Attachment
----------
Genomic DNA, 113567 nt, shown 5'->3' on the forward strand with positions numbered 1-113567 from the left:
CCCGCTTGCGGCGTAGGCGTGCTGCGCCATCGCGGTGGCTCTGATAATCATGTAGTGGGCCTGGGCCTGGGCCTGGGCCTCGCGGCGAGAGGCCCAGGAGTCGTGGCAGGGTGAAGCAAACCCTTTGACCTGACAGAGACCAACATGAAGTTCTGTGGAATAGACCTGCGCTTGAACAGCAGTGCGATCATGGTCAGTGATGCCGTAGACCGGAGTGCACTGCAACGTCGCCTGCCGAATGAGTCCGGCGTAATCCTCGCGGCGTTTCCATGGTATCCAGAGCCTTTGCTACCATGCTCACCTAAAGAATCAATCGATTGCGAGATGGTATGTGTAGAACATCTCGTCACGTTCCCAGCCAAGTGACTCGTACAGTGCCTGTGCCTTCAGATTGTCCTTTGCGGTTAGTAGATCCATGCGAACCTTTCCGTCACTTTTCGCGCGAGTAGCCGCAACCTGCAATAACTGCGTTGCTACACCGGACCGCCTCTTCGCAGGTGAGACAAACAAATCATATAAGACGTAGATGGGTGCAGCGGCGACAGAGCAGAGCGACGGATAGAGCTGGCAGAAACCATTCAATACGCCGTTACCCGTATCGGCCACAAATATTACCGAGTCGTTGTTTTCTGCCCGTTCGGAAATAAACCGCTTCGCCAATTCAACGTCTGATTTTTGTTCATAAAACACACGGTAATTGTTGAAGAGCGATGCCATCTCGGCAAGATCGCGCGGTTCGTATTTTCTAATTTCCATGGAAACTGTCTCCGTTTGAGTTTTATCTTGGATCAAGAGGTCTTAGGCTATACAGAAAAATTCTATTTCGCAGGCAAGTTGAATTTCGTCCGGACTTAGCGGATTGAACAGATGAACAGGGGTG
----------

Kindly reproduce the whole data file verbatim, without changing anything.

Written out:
Genomic DNA, 113567 nt, shown 5'->3' on the forward strand with positions numbered 1-113567 from the left:
CCCGCTTGCGGCGTAGGCGTGCTGCGCCATCGCGGTGGCTCTGATAATCATGTAGTGGGCCTGGGCCTGGGCCTGGGCCTCGCGGCGAGAGGCCCAGGAGTCGTGGCAGGGTGAAGCAAACCCTTTGACCTGACAGAGACCAACATGAAGTTCTGTGGAATAGACCTGCGCTTGAACAGCAGTGCGATCATGGTCAGTGATGCCGTAGACCGGAGTGCACTGCAACGTCGCCTGCCGAATGAGTCCGGCGTAATCCTCGCGGCGTTTCCATGGTATCCAGAGCCTTTGCTACCATGCTCACCTAAAGAATCAATCGATTGCGAGATGGTATGTGTAGAACATCTCGTCACGTTCCCAGCCAAGTGACTCGTACAGTGCCTGTGCCTTCAGATTGTCCTTTGCGGTTAGTAGATCCATGCGAACCTTTCCGTCACTTTTCGCGCGAGTAGCCGCAACCTGCAATAACTGCGTTGCTACACCGGACCGCCTCTTCGCAGGTGAGACAAACAAATCATATAAGACGTAGATGGGTGCAGCGGCGACAGAGCAGAGCGACGGATAGAGCTGGCAGAAACCATTCAATACGCCGTTACCCGTATCGGCCACAAATATTACCGAGTCGTTGTTTTCTGCCCGTTCGGAAATAAACCGCTTCGCCAATTCAACGTCTGATTTTTGTTCATAAAACACACGGTAATTGTTGAAGAGCGATGCCATCTCGGCAAGATCGCGCGGTTCGTATTTTCTAATTTCCATGGAAACTGTCTCCGTTTGAGTTTTATCTTGGATCAAGAGGTCTTAGGCTATACAGAAAAATTCTATTTCGCAGGCAAGTTGAATTTCGTCCGGACTTAGCGGATTGAACAGATGAACAGGGGTG